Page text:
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November 7, 2006

Press Contact: Kirston Fortune, Assistant Dean for Communications, (512) 471.7330 or, and Sir Basil Markesinis, UT School of Law, 512-232-1359.

Young French and German Judges to Study for LL.M. Degree at UT

Photo of Prof. Sir Markesinis, Mlle. Legrand, and Dr. Kessen
Professor Sir Basil Markesinis (left) with judges Mlle. Emmanuelle Legrand of France (center) and Dr. Martin Kessen of Germany at the UT School of Law.

New Fellowship Program Sponsored by the M. D. Anderson Foundation of Houston and run by the Institute of Transnational Law recently launched

Before becoming the president of The University of Texas at Austin, former Law School Dean William Powers Jr. gave the go ahead for a new fellowship program to bring young judges from France and Germany to study at the Law School for the LL.M. degree for one year every year for the next three to five years. While many American law schools educate foreign law students and young lawyers, this is the first program aimed specifically at foreign jurists.

Bringing foreign judges to Austin will not only enhance the already substantial international reputation of the Law School, but, more importantly, expose European jurists to the richness of American law which, on returning to their own country, they will then gradually be able to put to practical use, enhancing both international dialogue and understanding.

The program was set up with the full support of Professor Dr. Guenther Hirsch, President of the German Federal Court, and M. Guy Canivet, First President of the French Court of Cassation (Supreme Court), and the first foreign judges recently arrived in Austin. The program is supported by a munificent grant from the M.D. Anderson Foundation, secured thanks to the generous assistance of  Mr. Gib Gayle.

Asked for his views about the program, UT President William Powers Jr. said: "This program will help connect our Law School and University to these important European courts, and it will aid in our efforts to have a more global reach. I congratulate Professor Markesinis for his very good work in establishing these new fellowships."

Mr. Gib Gayle, former managing partner of Fulbright and Jaworski, a former adjunct professor at The University of Texas Law School and a good friend of UT Law School, was also kind to offer the following comment: "The M.D. Anderson Foundation is proud to support another significant step in the growth and progress of the Institute of Transnational Law. The world legal profession will definitely be a beneficiary."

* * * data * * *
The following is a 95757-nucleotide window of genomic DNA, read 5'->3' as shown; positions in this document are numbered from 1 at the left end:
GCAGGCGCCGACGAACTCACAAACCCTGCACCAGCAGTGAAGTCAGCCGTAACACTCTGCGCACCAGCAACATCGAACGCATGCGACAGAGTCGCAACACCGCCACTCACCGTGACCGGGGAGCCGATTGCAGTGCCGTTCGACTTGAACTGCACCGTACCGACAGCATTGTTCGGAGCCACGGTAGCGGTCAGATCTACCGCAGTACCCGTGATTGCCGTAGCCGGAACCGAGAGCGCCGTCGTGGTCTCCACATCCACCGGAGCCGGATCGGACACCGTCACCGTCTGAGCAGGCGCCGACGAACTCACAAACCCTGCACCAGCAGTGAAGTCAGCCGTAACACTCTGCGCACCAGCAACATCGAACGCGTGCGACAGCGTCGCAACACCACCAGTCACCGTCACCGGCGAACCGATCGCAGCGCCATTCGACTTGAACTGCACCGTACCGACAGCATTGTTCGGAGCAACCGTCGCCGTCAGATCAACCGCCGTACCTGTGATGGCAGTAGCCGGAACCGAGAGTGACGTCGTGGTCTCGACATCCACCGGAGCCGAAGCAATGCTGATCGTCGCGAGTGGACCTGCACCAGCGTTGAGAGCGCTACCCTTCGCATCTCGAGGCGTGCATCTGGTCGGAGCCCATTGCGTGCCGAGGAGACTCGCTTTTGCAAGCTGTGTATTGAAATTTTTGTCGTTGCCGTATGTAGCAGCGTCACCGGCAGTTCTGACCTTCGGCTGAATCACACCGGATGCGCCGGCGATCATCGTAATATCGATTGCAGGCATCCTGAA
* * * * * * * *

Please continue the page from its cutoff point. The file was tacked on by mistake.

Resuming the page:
The participating judge, Dr. Martin Kessen, currently seconded to the German Supreme Court, observed that: "Being in the USA and at such a distinguished American Law School is a real privilege for which I am grateful to both the M.D. Anderson Foundation for funding this scheme as well as to President Bill Powers for giving it his blessing. The facilities at UT are amazing, the teaching most stimulating, and the opportunities for enhanced dialogue between our two legal systems both necessary and welcome on both sides."

Mlle. Emmanuelle Legrand, the judge representing France, added: "Politicians may differ, but French men and women admire and like the American people and one only has to come to UT to see why. The presence of young judges such as ourselves at such a distinguished law school opens new doors to learning and legal and judicial cooperation in the future. I am sure I speak for most French lawyers when I say that such an intellectual co-operation is well over due and deeply appreciated by all."

Professor Sir Basil Markesinis, whose Institute is in charge of the program, expressed his delight at the launching of this program adding: "This is another imaginative scheme devised by President Powers and Dean Larry Sager and financially supported by the Anderson Foundation. My Institute, which has been asked to look after this program, is also deeply grateful to Mr. Gib Gayle who, as a seasoned and much admired attorney, immediately grasps the potential of these exchanges for all concerned. As the visiting judges say in their comments, the intellectual advantages of such contacts are undeniable. But I think these schemes also greatly assist the overall political climate which, during the difficult times we live in, can become unnecessarily tense. Seen in this light, this is not just a scholarly endeavour – probably the very first of its kind in the whole country – but also has welcome implications that go well beyond legal education."